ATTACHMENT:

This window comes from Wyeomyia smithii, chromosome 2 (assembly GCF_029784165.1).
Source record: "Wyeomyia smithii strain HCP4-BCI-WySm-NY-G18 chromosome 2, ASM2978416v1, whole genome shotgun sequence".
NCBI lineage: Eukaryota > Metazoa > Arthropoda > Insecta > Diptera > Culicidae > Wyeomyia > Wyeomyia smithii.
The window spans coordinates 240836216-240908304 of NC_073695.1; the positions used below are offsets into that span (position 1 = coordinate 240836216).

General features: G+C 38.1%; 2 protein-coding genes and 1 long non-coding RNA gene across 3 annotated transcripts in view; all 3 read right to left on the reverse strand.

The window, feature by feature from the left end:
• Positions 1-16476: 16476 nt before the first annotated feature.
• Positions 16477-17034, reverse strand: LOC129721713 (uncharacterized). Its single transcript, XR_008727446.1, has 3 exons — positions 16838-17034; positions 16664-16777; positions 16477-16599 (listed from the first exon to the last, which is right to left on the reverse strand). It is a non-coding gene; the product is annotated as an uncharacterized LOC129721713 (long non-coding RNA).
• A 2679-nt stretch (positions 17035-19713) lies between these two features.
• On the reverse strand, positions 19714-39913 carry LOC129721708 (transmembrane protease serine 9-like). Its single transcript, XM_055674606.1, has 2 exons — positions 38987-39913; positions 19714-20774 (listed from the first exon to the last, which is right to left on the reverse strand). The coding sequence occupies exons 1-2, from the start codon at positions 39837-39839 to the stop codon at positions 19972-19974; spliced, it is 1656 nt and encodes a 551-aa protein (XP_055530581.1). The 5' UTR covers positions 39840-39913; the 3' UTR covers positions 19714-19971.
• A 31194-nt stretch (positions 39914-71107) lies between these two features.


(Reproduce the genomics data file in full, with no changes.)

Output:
This window comes from Wyeomyia smithii, chromosome 2 (assembly GCF_029784165.1).
Source record: "Wyeomyia smithii strain HCP4-BCI-WySm-NY-G18 chromosome 2, ASM2978416v1, whole genome shotgun sequence".
NCBI lineage: Eukaryota > Metazoa > Arthropoda > Insecta > Diptera > Culicidae > Wyeomyia > Wyeomyia smithii.
The window spans coordinates 240836216-240908304 of NC_073695.1; the positions used below are offsets into that span (position 1 = coordinate 240836216).

General features: G+C 38.1%; 2 protein-coding genes and 1 long non-coding RNA gene across 3 annotated transcripts in view; all 3 read right to left on the reverse strand.

The window, feature by feature from the left end:
• Positions 1-16476: 16476 nt before the first annotated feature.
• Positions 16477-17034, reverse strand: LOC129721713 (uncharacterized). Its single transcript, XR_008727446.1, has 3 exons — positions 16838-17034; positions 16664-16777; positions 16477-16599 (listed from the first exon to the last, which is right to left on the reverse strand). It is a non-coding gene; the product is annotated as an uncharacterized LOC129721713 (long non-coding RNA).
• A 2679-nt stretch (positions 17035-19713) lies between these two features.
• On the reverse strand, positions 19714-39913 carry LOC129721708 (transmembrane protease serine 9-like). Its single transcript, XM_055674606.1, has 2 exons — positions 38987-39913; positions 19714-20774 (listed from the first exon to the last, which is right to left on the reverse strand). The coding sequence occupies exons 1-2, from the start codon at positions 39837-39839 to the stop codon at positions 19972-19974; spliced, it is 1656 nt and encodes a 551-aa protein (XP_055530581.1). The 5' UTR covers positions 39840-39913; the 3' UTR covers positions 19714-19971.
• A 31194-nt stretch (positions 39914-71107) lies between these two features.